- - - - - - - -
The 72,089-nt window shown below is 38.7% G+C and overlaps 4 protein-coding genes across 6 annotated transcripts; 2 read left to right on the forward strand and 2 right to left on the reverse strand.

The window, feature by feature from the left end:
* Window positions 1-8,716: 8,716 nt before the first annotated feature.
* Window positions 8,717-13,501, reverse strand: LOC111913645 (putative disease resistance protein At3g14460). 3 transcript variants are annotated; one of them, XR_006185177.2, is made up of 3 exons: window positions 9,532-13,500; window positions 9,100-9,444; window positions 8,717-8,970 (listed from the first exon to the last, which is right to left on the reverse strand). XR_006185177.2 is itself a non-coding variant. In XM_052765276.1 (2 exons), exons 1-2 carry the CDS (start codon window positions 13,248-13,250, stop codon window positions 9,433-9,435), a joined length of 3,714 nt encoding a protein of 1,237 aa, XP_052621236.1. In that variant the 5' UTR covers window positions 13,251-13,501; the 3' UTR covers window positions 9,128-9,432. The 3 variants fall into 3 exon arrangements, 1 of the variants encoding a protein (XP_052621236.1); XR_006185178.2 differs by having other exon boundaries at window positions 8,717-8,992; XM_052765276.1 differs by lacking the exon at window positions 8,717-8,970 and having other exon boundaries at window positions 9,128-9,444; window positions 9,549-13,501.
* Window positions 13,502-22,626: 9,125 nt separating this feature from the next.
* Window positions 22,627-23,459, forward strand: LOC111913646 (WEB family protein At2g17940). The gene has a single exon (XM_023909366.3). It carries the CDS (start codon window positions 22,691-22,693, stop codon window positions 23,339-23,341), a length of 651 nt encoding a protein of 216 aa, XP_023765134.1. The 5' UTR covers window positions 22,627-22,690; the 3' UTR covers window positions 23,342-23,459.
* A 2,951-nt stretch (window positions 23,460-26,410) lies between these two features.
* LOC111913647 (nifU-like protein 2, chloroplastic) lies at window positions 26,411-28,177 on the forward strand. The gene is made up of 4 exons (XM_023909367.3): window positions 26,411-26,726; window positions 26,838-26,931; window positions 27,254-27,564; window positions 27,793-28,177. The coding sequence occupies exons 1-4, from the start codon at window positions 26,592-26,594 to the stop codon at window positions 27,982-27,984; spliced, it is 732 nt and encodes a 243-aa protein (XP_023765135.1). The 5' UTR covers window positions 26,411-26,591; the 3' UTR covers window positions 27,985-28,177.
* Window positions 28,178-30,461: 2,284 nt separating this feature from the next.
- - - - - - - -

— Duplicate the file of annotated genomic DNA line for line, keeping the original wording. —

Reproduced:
The 72,089-nt window shown below is 38.7% G+C and overlaps 4 protein-coding genes across 6 annotated transcripts; 2 read left to right on the forward strand and 2 right to left on the reverse strand.

The window, feature by feature from the left end:
* Window positions 1-8,716: 8,716 nt before the first annotated feature.
* Window positions 8,717-13,501, reverse strand: LOC111913645 (putative disease resistance protein At3g14460). 3 transcript variants are annotated; one of them, XR_006185177.2, is made up of 3 exons: window positions 9,532-13,500; window positions 9,100-9,444; window positions 8,717-8,970 (listed from the first exon to the last, which is right to left on the reverse strand). XR_006185177.2 is itself a non-coding variant. In XM_052765276.1 (2 exons), exons 1-2 carry the CDS (start codon window positions 13,248-13,250, stop codon window positions 9,433-9,435), a joined length of 3,714 nt encoding a protein of 1,237 aa, XP_052621236.1. In that variant the 5' UTR covers window positions 13,251-13,501; the 3' UTR covers window positions 9,128-9,432. The 3 variants fall into 3 exon arrangements, 1 of the variants encoding a protein (XP_052621236.1); XR_006185178.2 differs by having other exon boundaries at window positions 8,717-8,992; XM_052765276.1 differs by lacking the exon at window positions 8,717-8,970 and having other exon boundaries at window positions 9,128-9,444; window positions 9,549-13,501.
* Window positions 13,502-22,626: 9,125 nt separating this feature from the next.
* Window positions 22,627-23,459, forward strand: LOC111913646 (WEB family protein At2g17940). The gene has a single exon (XM_023909366.3). It carries the CDS (start codon window positions 22,691-22,693, stop codon window positions 23,339-23,341), a length of 651 nt encoding a protein of 216 aa, XP_023765134.1. The 5' UTR covers window positions 22,627-22,690; the 3' UTR covers window positions 23,342-23,459.
* A 2,951-nt stretch (window positions 23,460-26,410) lies between these two features.
* LOC111913647 (nifU-like protein 2, chloroplastic) lies at window positions 26,411-28,177 on the forward strand. The gene is made up of 4 exons (XM_023909367.3): window positions 26,411-26,726; window positions 26,838-26,931; window positions 27,254-27,564; window positions 27,793-28,177. The coding sequence occupies exons 1-4, from the start codon at window positions 26,592-26,594 to the stop codon at window positions 27,982-27,984; spliced, it is 732 nt and encodes a 243-aa protein (XP_023765135.1). The 5' UTR covers window positions 26,411-26,591; the 3' UTR covers window positions 27,985-28,177.
* Window positions 28,178-30,461: 2,284 nt separating this feature from the next.